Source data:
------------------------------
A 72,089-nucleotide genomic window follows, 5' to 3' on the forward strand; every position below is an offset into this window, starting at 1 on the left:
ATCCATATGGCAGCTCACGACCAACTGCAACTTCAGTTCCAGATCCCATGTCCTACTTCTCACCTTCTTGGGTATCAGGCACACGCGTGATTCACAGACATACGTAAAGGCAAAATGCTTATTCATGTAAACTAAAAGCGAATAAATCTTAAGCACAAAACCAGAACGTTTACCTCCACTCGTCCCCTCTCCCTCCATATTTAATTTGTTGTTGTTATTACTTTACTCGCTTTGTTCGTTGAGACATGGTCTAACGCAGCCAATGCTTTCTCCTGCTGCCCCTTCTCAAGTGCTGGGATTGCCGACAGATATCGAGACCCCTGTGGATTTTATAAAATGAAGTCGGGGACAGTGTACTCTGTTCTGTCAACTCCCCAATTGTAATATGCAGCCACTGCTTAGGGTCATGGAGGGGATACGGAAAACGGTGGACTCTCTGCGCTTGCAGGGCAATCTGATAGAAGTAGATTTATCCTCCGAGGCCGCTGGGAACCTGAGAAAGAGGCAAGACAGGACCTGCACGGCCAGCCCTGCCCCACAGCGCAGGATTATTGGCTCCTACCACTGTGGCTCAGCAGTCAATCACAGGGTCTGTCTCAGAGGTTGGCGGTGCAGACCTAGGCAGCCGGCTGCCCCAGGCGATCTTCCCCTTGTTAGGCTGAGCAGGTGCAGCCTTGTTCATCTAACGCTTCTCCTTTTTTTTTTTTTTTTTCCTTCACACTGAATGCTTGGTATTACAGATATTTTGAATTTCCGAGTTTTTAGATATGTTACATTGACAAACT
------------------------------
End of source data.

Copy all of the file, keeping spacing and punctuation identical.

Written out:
A 72,089-nucleotide genomic window follows, 5' to 3' on the forward strand; every position below is an offset into this window, starting at 1 on the left:
ATCCATATGGCAGCTCACGACCAACTGCAACTTCAGTTCCAGATCCCATGTCCTACTTCTCACCTTCTTGGGTATCAGGCACACGCGTGATTCACAGACATACGTAAAGGCAAAATGCTTATTCATGTAAACTAAAAGCGAATAAATCTTAAGCACAAAACCAGAACGTTTACCTCCACTCGTCCCCTCTCCCTCCATATTTAATTTGTTGTTGTTATTACTTTACTCGCTTTGTTCGTTGAGACATGGTCTAACGCAGCCAATGCTTTCTCCTGCTGCCCCTTCTCAAGTGCTGGGATTGCCGACAGATATCGAGACCCCTGTGGATTTTATAAAATGAAGTCGGGGACAGTGTACTCTGTTCTGTCAACTCCCCAATTGTAATATGCAGCCACTGCTTAGGGTCATGGAGGGGATACGGAAAACGGTGGACTCTCTGCGCTTGCAGGGCAATCTGATAGAAGTAGATTTATCCTCCGAGGCCGCTGGGAACCTGAGAAAGAGGCAAGACAGGACCTGCACGGCCAGCCCTGCCCCACAGCGCAGGATTATTGGCTCCTACCACTGTGGCTCAGCAGTCAATCACAGGGTCTGTCTCAGAGGTTGGCGGTGCAGACCTAGGCAGCCGGCTGCCCCAGGCGATCTTCCCCTTGTTAGGCTGAGCAGGTGCAGCCTTGTTCATCTAACGCTTCTCCTTTTTTTTTTTTTTTTTCCTTCACACTGAATGCTTGGTATTACAGATATTTTGAATTTCCGAGTTTTTAGATATGTTACATTGACAAACT